Emmeline Pankhurst Portrait

Emmeline Pankhurst: The Suffragette Who Used Militant Tactics To Win Women The Vote

Published January 27, 2019
Updated May 3, 2019
Published January 27, 2019
Updated May 3, 2019

In a time when the women's suffrage movement relied on patience and polite speeches, Emmeline Pankhurst paved her own path with action.

“I incite this meeting into rebellion.” With those words, British activist Emmeline Pankhurst changed the way that the suffragette movement conducted itself.

The suffragette movement is often conjured with images of peaceful protests, handmade signs, and groups of women marching in the streets. It doesn’t usually call to mind militant tactics and physical acts of defiance, but that’s exactly what Emmeline Pankhurst encouraged.

Emmeline Pankhurst’s Early Life

Emmeline Pankhurst Hat

Wikimedia CommonsEmmeline Pankhurst was born into a family of political activists — her fate as a suffragette was outlined from day one.

From the moment she was born, Emmeline Pankhurst, née Goulden, was the master of her own story and wrote it as one wrought with political unrest. Though her official birth certificate stated that she was born in Manchester, England on July 15, 1858, Pankhurst would claim her entire life that she was actually born on July 14, Bastille Day, and connected herself with the female revolutionaries who stormed the Bastille.

“I have always thought that the fact that I was born on that day had some kind of influence over my life,” Pankhurst remembered later. She believed that her connection to these women was what drove her to the militant leader she became.

But activism was in Pankhurst’s blood already. Her mother, Sophia, was of a long line of political activists and usurpers, and her father was a well-known supporter of equal rights for all. He was a friend of American abolitionist Henry Ward Beecher, whose sister Harriet Beecher Stowe wrote the acclaimed Uncle Tom’s Cabin.

In fact, when Pankhurst was a child, Sophia Goulden used Uncle Tom’s Cabin as bedtime reading for her children. Inspired by the novel, young Emmeline began her career in activism by collecting donations for freed slaves.

Being so involved in this activism led Pankhurst to meet her future husband, Richard Pankhurst.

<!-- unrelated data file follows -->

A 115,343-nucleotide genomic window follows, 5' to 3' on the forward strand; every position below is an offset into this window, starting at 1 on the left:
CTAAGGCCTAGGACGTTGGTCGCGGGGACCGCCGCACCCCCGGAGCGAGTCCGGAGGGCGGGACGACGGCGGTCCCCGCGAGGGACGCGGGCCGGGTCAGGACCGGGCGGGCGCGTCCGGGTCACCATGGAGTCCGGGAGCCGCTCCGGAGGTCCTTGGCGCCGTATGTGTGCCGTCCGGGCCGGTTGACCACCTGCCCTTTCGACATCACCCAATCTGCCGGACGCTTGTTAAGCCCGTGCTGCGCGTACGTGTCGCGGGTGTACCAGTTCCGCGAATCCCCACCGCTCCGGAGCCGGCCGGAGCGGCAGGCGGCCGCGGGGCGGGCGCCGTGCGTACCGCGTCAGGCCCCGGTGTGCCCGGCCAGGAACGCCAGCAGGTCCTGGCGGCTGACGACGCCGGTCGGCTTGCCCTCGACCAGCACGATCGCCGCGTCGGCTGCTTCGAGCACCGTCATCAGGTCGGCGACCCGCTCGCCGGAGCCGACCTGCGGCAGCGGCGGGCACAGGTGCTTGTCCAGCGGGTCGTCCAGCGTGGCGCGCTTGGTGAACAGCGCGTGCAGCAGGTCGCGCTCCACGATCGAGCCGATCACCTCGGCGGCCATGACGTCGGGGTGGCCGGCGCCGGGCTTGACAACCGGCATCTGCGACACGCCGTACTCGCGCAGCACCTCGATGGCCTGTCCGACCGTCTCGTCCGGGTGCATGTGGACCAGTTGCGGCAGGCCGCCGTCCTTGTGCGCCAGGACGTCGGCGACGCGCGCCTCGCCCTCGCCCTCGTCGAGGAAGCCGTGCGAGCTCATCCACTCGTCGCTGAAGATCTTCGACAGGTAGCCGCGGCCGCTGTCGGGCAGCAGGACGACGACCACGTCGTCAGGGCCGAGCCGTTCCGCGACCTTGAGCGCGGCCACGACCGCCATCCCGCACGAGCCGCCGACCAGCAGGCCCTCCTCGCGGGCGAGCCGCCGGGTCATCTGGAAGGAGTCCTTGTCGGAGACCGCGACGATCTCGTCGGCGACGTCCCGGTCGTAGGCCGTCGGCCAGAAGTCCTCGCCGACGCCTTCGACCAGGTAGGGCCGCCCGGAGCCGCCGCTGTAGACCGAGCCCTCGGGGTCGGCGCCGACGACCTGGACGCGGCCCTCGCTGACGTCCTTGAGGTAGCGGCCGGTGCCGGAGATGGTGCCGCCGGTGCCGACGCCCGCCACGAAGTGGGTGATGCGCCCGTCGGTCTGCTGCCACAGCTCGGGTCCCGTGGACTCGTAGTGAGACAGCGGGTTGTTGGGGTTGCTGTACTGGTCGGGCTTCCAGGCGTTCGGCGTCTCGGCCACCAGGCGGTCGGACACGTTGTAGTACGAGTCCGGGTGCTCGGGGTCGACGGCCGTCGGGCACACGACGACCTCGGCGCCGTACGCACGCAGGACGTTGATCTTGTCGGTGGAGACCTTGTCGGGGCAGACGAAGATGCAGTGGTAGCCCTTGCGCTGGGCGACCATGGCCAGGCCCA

All In The Family

Suffragette Speech

Wikimedia CommonsEmmeline Pankhurst giving a speech at a political rally.

Richard was a barrister who had a long history of advocacy himself. He campaigned for women’s rights along with freedom of speech and education reform. Though Richard was 24 years her senior, Emmeline found herself falling in love with him and with his political leanings.

As staunch a supporter of equality as Emmeline was herself, Richard was even more so. When Emmeline proposed the subject of a “free union” to avoid the legal trouble of marriage, Richard refused on the grounds that a free union did not allow her the same political freedoms as marriage did. He even drafted two Married Women’s Property Acts which allowed women to keep their assets from before and after marriage.

The two were wed legally on Dec. 18, 1879, and though Pankhurst gave birth to five children during their marriage, her husband never expected her to be a conventional housewife. While she tended to her husband and children fiercely, she devoted as much of her spare time as she could to her activism, and eventually brought the two together.

As her own mother had done, Pankhurst brought her daughters along to seminars and speeches with her in the hopes of instilling her values into them. This would prove fruitful, as Emmeline’s daughter, Christabel Pankhurst, would join her mother for 15 years of fighting for women’s rights.

In 1888, the Pankhurst family moved to Russell Square, an upper middle-class district in London. There, they cultivated a sort of headquarters for the radical thinkers and great minds of the day. Throughout their time there they hosted such guests as the American abolitionist William Lloyd Garrison, activist Annie Besant, anarchist Louise Michel, and Indian Prime Minister Dadabhai Naoroji.